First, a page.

Five Essential Additions To Your Best Worst Films List

Sometimes a movie's so terrible, it's incredible.

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What makes a great cult movie? It used to have something to do with subversion. If we look back at where ‘cult’ came from, we can trace its trajectory from the Beat generation and into the American underground.

Jack Smith’s Flaming Creatures, John Cassavetes’ Shadows, along with the likes of Kenneth Anger and the Kuchar brothers (George and Mike) began to pave the way for people like John Waters to really sink their teeth (amongst other things) into subversive content that pushed the boundaries of what we were allowed to see on film. Then, in the ’70s, the ‘midnight movie’ became a thing and we’ve been trying to recreate what the Elgin Theatre in New York accidentally gave birth to ever since.

Today, we have too many people trying to create things that are so bad they’re good in order to capitalise on the cult cinema resurgence. But you can’t do it deliberately; it has to happen honestly. A few of the below selections are screening this week at the Sydney Underground Film Festival, while the others are always available for a re-viewing at your local video shop. You may need to BYO plastic spoons.

Birdemic: Shock And Terror (2010)

I hate to point fingers, but we actually have Daphne du Maurier and Alfred Hitchcock to thank/blame for this one. Birdemic is a classic love story: software salesman meets lingerie model, while town is under attack from eagles and vultures. But it’s not just the story that makes Birdemic so endearing — throw in some genuinely wooden acting (as in the ‘actors’ are really doing their best here), and blend well with an approach to editing and sound design that is so bizarre you’ll be in shock and forget to flinch when you finally see the two-cent CGI used for the birds.

And then there’s the subtext (well, text, there’s nothing ‘sub’ about it): the birds are attacking due to over-pollution, global warming… and bird flu. This year we look forward to its follow-up, Birdemic 2: The Resurrection. Rod and Nathalie are back, and so are the birds.

Mommie Dearest (1981)

Based on Christina Crawford’s memoir, Mommie Dearest should be a heartbreaking drama. Brilliantly and terrifyingly channelling Joan Crawford, Faye Dunaway gives the performance of a lifetime. Still, there’s something about Mommie Dearest that stops it from reaching its full dramatic potential.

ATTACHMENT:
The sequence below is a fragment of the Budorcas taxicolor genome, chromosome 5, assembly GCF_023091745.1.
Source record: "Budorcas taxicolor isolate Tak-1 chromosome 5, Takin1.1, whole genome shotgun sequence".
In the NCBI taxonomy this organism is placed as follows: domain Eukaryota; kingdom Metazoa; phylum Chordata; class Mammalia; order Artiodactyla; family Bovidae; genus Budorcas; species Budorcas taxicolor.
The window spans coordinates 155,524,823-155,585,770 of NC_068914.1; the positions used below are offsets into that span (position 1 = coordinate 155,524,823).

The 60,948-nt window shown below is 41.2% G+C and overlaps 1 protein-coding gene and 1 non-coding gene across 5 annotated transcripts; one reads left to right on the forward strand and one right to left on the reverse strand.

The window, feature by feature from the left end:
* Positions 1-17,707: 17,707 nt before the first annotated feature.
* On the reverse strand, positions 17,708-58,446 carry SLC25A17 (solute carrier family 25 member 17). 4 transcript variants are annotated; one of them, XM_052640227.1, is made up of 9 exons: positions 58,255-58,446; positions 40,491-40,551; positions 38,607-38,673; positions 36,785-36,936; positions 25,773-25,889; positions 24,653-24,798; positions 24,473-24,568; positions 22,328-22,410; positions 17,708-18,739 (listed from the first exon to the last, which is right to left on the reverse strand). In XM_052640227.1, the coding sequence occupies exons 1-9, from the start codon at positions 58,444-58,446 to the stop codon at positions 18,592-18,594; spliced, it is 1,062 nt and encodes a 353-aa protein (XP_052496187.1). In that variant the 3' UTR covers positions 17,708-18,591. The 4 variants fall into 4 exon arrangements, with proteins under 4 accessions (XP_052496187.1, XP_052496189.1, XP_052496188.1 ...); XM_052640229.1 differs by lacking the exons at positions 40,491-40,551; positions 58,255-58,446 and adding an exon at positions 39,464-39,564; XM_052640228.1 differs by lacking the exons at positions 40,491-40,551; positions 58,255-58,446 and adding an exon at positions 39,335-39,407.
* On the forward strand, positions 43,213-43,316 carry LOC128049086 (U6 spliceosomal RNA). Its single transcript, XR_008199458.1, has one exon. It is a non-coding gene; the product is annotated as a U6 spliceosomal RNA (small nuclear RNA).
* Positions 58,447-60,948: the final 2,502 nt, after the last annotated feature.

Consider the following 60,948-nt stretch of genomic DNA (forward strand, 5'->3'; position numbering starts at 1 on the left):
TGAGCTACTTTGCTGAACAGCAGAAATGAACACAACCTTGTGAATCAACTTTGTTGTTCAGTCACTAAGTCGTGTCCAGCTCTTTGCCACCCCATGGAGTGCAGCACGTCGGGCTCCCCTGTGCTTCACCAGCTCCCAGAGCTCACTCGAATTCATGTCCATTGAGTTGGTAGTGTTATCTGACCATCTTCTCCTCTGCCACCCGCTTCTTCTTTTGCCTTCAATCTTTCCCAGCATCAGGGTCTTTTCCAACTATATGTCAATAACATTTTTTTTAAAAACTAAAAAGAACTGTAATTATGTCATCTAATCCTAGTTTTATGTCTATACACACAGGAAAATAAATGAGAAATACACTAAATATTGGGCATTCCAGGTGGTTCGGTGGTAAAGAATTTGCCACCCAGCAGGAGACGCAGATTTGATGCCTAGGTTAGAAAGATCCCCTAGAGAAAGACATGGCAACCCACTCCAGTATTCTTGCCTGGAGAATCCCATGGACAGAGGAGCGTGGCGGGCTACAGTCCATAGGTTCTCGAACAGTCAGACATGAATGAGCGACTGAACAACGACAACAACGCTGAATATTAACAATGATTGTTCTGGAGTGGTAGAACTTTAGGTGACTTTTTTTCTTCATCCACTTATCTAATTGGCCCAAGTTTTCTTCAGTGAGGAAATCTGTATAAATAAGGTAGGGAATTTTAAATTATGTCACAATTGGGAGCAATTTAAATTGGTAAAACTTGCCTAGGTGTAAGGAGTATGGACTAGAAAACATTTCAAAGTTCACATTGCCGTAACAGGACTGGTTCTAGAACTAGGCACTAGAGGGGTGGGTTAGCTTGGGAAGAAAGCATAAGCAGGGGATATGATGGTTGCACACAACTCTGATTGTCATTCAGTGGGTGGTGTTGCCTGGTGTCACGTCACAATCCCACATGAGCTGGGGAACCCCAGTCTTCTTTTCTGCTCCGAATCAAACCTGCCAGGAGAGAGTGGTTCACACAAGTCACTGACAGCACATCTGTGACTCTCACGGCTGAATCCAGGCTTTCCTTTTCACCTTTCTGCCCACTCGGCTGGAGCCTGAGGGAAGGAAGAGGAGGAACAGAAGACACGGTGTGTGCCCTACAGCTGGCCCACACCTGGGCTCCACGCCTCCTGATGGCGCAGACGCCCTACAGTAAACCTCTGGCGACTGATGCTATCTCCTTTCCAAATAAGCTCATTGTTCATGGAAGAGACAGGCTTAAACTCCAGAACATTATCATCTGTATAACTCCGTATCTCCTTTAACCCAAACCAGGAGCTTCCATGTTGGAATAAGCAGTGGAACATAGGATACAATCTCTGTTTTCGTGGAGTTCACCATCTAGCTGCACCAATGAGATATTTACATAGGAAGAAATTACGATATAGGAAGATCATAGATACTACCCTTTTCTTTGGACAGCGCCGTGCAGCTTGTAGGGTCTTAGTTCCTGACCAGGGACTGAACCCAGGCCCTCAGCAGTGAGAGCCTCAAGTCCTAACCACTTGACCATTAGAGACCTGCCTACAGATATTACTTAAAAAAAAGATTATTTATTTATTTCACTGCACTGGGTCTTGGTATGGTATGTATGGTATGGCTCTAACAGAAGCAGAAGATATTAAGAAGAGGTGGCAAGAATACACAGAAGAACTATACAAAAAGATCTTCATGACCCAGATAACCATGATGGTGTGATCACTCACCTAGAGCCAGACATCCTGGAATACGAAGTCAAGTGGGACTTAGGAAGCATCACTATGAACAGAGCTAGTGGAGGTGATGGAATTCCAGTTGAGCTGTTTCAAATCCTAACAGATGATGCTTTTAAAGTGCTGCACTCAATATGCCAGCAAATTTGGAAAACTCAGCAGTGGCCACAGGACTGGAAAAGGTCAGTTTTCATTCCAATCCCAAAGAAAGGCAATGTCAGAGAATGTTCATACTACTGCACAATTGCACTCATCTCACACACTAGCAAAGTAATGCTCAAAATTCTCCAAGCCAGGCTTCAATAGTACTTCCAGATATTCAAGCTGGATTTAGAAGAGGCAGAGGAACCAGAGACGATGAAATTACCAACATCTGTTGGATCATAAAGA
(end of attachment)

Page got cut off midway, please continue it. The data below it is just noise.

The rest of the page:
Perhaps it’s the bit where Joan beats her daughter with wire hangers or perhaps it’s the bit where she calls out in the middle of the night for her daughter to bring her an axe while looking like she just stepped off the set of a Douglas Sirk movie that makes for such compelling yet genuinely jaw-dropping viewing. Could Christina and Joan’s real life really have been this crazy? If you’re unsure, watch it with John Waters’ DVD commentary turned on; it’s the pop culture equivalent of reading Susan Sontag’s Notes On Camp.

The Room (2003)

Entertainment Weekly called this “the Citizen Kane of bad movies” and they were right. Scattered amongst the single most uncomfortable love-scene ever committed to celluloid, is a creepy love-triangle and a lot of strange, extraneous melodramatic subplots involving family members and neighbours (“Oh, hi Mark.“).

The most fascinating thing about The Room, though (it’s not the weird growth on Lisa’s neck… shudder), is the enigma of Tommy Wiseau — “an American filmmaker with a vaguely Eastern European accent” as AV Club once succinctly described him, and the actor/writer/director/producer of this cult gem. That, and the fact that screenings are accompanied by buckets full of plastic spoons. If you don’t know what plastic spoons have to do with passion and betrayal, then you need to get to a screening right away.

Troll 2 (1990)

This is the film that officially wins the title for “best worst movie” — really, there’s a documentary about it called Best Worst Movie (2009). A cinematic anomaly, Troll 2 might be the only sequel ever made that bears absolutely no relation to the film it follows on from. What’s even stranger is that the evil “trolls” in the film aren’t even trolls, they’re goblins. But there’s no use trying to make sense of Troll 2; according to its writer, it’s a critique of vegetarianism.

What’s most peculiar, however, is that, unlike Birdemic and The Room, technically Troll 2 is quite good. An odd blend of Italian horror sensibilities and all-American values, all I can conclude is that I sure didn’t think corn could be sexy until I saw this film. “Oh my goooood!

The Wicker Man (2006)

The only entity that could top the likes of Birdemic, Troll 2, Mommie Dearest and The Room is Nic Cage. It’s not often that a poor remake of a great movie can negotiate its way through critical slaughter and mass ridicule and still end up in the cult hall of fame, but when it comes to Cage, all bets are off.

Whether or not you believe he continues to make abysmal movies to pay off millions of dollars worth of IRS tax debts, there’s no mistaking how wonderfully charismatic he is onscreen, screaming the infamous “Not the bees!” line (there’s even a Taylor Swift mash-up of it on YouTube). That’s pretty bad, but it’s also really good.

Catch Birdemic, The Room and Troll 2 at the Sydney Undergound Film Festival, running from Thursday September 5 to Sunday September 8. Get all further details here.

Tara Judah is a Melbourne based film writer and radio critic. Her outlets include Metro Magazine, Screen Education, Overland, JOYFM and The Big Issue. She also co-hosts a film criticism podcast on Triple R. Her Twitter is @midnightmovies.